Tuesday, October 12, 2010

How to build a worm compost bin

Here is my attempt at building a worm compost bin. It's very easy and a lot of fun to make. As this is my first shot at building a worm composting bin I'm sure there will be some modifications I'll be making in the future, but until then here is how I made my red wiggler worm compost bin / tote:

Living in Arizona, the extreme summer heat followed very cold winters prohibits me from keeping my worm composting bin outdoors. Not to worry, I'm going to store my worm composting bin inside the house in our laundry room. Since it's going inside our home we need to make it look presentable and conceal the fact that we have living red wiggler worms eating old kitchen scraps!

Step one is to find two non translucent totes. You may already have some at home. The totes I'm using are the 18 gallon size. Note that the totes must not let any light into them as this will kill the worms. You will also need a drill with a 1/8" drill bit, newspaper for the bedding, four zip ties and some window screen.

Now drill about fifteen to twenty 1/8" holes into one of the totes a few inches from the top; ten on each side looks nice.
This is for done for ventilation purposes.

I used the fins under the rim as my guide to drill evenly space holes.
UPDATE:I later drilled four 1" holes, two on each side of the top tote, for more ventilation. I cut out four squares of window screen and used a hot glue gun to secrue them to the inside of the tote to prevent the worms from getting out.

Now what I did here might seem complicated, but it's really quite simple.
I set the tote lid on the ground and put the tote bin on top of it. I reached into the tote bin and drilled a set of two 1/8" holes through the bottom of the tote bin as well as through the tote lid far enough apart from each other where I thought it would be sufficient enough to hold the weight of the top tote bin. These holes will be for inserting our zip ties to secure the tote bin to the top of the tote lid. After drilling the holes for the zip ties, I used a ruler to draw a straight line from hole to hole and then cut out the midlle section of the lid. As you can see from the image below, I used my drill to drill many 1/8" holes into the bottom of the tote bin. These holes will allow the "worm tea" to drip down into our second tote bin.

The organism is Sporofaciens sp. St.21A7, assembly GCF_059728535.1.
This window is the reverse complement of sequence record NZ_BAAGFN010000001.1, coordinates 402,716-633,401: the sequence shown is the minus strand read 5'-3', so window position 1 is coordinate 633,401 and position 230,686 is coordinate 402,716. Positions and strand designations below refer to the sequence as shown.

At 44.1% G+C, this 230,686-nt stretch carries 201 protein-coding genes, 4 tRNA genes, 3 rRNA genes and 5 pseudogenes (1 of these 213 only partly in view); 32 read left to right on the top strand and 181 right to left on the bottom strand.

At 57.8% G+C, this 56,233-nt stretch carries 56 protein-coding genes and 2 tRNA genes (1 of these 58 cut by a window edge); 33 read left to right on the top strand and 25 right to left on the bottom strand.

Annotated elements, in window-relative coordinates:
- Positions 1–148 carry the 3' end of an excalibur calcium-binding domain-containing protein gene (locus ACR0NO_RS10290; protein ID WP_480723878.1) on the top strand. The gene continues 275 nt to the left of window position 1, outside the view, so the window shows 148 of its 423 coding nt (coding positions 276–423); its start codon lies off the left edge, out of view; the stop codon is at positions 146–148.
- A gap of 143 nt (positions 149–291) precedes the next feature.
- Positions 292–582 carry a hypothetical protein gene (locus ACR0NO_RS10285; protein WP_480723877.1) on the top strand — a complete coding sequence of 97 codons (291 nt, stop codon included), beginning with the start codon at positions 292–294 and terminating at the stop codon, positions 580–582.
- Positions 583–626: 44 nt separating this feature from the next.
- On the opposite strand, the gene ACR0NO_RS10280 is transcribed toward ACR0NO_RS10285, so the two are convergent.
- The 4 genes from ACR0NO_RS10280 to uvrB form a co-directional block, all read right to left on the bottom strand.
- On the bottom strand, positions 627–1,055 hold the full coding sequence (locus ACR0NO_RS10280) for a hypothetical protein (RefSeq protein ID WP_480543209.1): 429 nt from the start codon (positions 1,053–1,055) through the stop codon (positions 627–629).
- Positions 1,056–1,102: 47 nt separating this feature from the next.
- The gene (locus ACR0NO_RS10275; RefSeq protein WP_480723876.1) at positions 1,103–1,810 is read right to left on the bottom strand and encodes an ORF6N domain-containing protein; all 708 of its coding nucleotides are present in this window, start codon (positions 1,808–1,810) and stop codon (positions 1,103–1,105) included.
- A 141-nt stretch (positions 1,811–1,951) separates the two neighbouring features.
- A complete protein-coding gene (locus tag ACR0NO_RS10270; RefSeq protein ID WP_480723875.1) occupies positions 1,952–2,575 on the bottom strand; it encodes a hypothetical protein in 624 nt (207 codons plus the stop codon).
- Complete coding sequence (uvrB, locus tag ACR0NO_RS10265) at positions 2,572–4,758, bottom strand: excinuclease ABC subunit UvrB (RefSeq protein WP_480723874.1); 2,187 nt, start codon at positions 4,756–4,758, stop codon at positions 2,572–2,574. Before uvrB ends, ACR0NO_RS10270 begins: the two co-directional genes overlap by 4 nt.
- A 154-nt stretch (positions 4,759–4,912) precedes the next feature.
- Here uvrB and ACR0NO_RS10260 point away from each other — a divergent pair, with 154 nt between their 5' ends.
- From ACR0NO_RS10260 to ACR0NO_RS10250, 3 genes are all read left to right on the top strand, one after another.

This shows the tote lid attatched to the bottom of the tote bin with our zip ties. If we did not cut out the center section of our tote lid, the "worm tea" would pool on top of the tote lid. The center section being cut out will allow all of the worm tea to drip into our bottom tote bin.

Now we take our window screen and cut it to the size of the bottom of our tote bin covering the holes we drilled. The screen will let the worm tea drip into the bottom of our second tote bin, while keeping the red wiggler worms from escaping.

Shred newspaper to make a 2"-4" bed. Lightly spray the newspaper to make it moist, but not soaking wet. This helps the worms stay healthy and not dry out. Try to tear the newspaper into thin strips as the worms like to crawl over and under them.

Now we can add the red wiggler worms. I was able to locate red wiggler worms at Petco for about $4 for 45-55 worms. You may be able to buy them cheaper online or at another store, however I didn't want to wait for an online order and the Petco was five min.'s from my home. I bought four containers which should give me 180-220 red wiggler worms. I wasn't sure how many I needed so I bought all they had :)

The nice thing about these red wiggler worms is that over time they will reproduce, giving you more and more hungry red wigglers to make you that awesome worm tea and worm castings your garden loves!

Throw in some food for your hungry new worms like banana peels, spinach, lettuce, carrots and all your kitchen scraps minus potatoes, meats, oils as well as dairy products. Also, go sparingly on items like onions and citrus.

Here is how your new red wiggler worm composting bin / tote set up should look. The top tote has our red wiggler worms inside sitting on the window screen in a bed of moist newspaper happily eating our kitchen scraps in the dark. When you want to pour out the worm tea, simply lift off the bottom tote lid, which is zip tied to the bottom of the top tote, and pour it into a container! The two totes sititng on top of each other give the look of plain old storage bins in the laundry room.


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